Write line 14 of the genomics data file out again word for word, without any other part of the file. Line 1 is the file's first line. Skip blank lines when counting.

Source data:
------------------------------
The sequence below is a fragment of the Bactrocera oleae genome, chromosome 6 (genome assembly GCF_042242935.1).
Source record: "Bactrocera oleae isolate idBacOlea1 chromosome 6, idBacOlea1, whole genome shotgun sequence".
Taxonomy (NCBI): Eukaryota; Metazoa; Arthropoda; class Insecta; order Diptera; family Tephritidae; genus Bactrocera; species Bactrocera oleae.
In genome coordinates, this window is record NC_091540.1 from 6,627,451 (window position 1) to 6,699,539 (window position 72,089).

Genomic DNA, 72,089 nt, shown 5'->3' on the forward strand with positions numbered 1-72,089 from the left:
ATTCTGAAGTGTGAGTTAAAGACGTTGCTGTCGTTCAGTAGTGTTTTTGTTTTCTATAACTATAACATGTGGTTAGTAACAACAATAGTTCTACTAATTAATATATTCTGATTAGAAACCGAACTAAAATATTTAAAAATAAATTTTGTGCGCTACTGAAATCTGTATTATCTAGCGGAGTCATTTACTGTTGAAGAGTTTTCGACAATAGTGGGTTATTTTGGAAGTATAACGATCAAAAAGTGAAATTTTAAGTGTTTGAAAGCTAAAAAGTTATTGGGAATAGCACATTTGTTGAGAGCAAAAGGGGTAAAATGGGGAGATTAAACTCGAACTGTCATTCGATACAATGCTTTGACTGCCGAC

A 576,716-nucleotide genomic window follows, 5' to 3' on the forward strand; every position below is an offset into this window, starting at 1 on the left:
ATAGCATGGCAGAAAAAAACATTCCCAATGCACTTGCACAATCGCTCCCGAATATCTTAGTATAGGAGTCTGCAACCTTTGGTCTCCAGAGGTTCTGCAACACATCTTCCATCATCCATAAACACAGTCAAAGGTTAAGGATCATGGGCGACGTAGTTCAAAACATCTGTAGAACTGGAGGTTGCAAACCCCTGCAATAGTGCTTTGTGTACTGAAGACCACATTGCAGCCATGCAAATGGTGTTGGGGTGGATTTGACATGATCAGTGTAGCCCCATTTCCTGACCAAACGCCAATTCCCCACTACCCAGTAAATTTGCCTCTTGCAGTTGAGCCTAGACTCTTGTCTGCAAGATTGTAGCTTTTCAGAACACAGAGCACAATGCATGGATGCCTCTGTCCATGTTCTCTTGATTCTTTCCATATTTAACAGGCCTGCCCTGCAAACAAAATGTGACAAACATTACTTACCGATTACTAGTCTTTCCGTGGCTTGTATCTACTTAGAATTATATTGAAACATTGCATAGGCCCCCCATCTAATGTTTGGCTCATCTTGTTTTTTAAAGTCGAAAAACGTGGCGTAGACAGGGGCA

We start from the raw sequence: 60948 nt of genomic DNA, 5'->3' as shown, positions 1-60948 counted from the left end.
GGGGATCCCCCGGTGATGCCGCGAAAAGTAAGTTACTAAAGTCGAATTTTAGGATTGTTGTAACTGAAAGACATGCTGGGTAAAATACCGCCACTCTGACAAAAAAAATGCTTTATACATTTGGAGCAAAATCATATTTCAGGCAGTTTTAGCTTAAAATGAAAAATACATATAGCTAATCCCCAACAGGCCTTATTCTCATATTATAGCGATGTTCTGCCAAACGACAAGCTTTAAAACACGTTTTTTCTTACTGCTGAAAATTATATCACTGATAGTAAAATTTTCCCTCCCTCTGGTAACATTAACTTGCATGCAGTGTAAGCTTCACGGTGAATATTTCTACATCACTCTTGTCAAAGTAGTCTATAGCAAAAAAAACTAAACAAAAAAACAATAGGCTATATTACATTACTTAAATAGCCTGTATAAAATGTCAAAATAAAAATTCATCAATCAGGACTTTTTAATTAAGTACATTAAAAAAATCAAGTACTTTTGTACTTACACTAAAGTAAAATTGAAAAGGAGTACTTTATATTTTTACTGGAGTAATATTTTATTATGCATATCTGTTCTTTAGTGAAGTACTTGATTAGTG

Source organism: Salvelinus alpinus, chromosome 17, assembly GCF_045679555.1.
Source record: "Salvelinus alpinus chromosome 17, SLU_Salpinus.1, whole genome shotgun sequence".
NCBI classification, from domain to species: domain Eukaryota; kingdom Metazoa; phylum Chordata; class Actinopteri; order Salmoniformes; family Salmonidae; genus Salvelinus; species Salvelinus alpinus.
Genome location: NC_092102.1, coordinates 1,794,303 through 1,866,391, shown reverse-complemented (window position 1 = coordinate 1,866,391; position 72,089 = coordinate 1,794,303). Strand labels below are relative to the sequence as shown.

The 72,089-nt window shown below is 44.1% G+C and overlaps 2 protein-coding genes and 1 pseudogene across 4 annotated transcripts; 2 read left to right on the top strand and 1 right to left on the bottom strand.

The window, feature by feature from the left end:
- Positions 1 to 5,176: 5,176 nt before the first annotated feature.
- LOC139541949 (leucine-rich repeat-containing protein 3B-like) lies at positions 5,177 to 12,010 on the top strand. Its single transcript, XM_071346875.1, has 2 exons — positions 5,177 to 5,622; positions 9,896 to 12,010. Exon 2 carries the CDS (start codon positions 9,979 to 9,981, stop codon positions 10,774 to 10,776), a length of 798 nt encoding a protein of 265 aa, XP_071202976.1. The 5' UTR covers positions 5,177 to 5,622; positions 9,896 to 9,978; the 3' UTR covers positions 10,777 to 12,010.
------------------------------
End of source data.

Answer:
Genome location: NC_092102.1, coordinates 1,794,303 through 1,866,391, shown reverse-complemented (window position 1 = coordinate 1,866,391; position 72,089 = coordinate 1,794,303). Strand labels below are relative to the sequence as shown.